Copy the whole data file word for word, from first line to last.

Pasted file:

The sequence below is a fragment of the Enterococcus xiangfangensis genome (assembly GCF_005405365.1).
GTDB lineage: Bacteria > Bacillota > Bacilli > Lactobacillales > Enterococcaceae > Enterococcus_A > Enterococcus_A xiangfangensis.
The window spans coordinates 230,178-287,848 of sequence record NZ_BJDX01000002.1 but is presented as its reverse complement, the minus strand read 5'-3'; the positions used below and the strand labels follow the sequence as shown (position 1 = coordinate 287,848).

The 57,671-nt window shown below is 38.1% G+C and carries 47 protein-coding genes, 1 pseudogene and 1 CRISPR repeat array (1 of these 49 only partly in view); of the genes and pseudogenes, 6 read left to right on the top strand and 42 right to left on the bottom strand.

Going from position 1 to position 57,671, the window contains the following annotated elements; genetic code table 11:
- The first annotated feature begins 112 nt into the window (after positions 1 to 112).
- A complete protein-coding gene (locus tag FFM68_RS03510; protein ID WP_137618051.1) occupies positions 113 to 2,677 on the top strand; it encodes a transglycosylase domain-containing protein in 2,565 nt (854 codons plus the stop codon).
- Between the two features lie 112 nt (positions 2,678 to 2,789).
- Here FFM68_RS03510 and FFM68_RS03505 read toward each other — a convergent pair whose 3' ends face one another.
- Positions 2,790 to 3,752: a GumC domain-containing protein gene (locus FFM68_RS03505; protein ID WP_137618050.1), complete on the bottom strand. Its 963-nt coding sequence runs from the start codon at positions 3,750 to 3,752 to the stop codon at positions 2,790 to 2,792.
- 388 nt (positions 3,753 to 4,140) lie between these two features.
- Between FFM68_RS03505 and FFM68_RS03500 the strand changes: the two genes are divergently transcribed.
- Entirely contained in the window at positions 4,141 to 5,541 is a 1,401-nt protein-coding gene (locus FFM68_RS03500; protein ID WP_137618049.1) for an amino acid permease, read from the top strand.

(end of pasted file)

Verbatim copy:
The sequence below is a fragment of the Enterococcus xiangfangensis genome (assembly GCF_005405365.1).
GTDB lineage: Bacteria > Bacillota > Bacilli > Lactobacillales > Enterococcaceae > Enterococcus_A > Enterococcus_A xiangfangensis.
The window spans coordinates 230,178-287,848 of sequence record NZ_BJDX01000002.1 but is presented as its reverse complement, the minus strand read 5'-3'; the positions used below and the strand labels follow the sequence as shown (position 1 = coordinate 287,848).

The 57,671-nt window shown below is 38.1% G+C and carries 47 protein-coding genes, 1 pseudogene and 1 CRISPR repeat array (1 of these 49 only partly in view); of the genes and pseudogenes, 6 read left to right on the top strand and 42 right to left on the bottom strand.

Going from position 1 to position 57,671, the window contains the following annotated elements; genetic code table 11:
- The first annotated feature begins 112 nt into the window (after positions 1 to 112).
- A complete protein-coding gene (locus tag FFM68_RS03510; protein ID WP_137618051.1) occupies positions 113 to 2,677 on the top strand; it encodes a transglycosylase domain-containing protein in 2,565 nt (854 codons plus the stop codon).
- Between the two features lie 112 nt (positions 2,678 to 2,789).
- Here FFM68_RS03510 and FFM68_RS03505 read toward each other — a convergent pair whose 3' ends face one another.
- Positions 2,790 to 3,752: a GumC domain-containing protein gene (locus FFM68_RS03505; protein ID WP_137618050.1), complete on the bottom strand. Its 963-nt coding sequence runs from the start codon at positions 3,750 to 3,752 to the stop codon at positions 2,790 to 2,792.
- 388 nt (positions 3,753 to 4,140) lie between these two features.
- Between FFM68_RS03505 and FFM68_RS03500 the strand changes: the two genes are divergently transcribed.
- Entirely contained in the window at positions 4,141 to 5,541 is a 1,401-nt protein-coding gene (locus FFM68_RS03500; protein ID WP_137618049.1) for an amino acid permease, read from the top strand.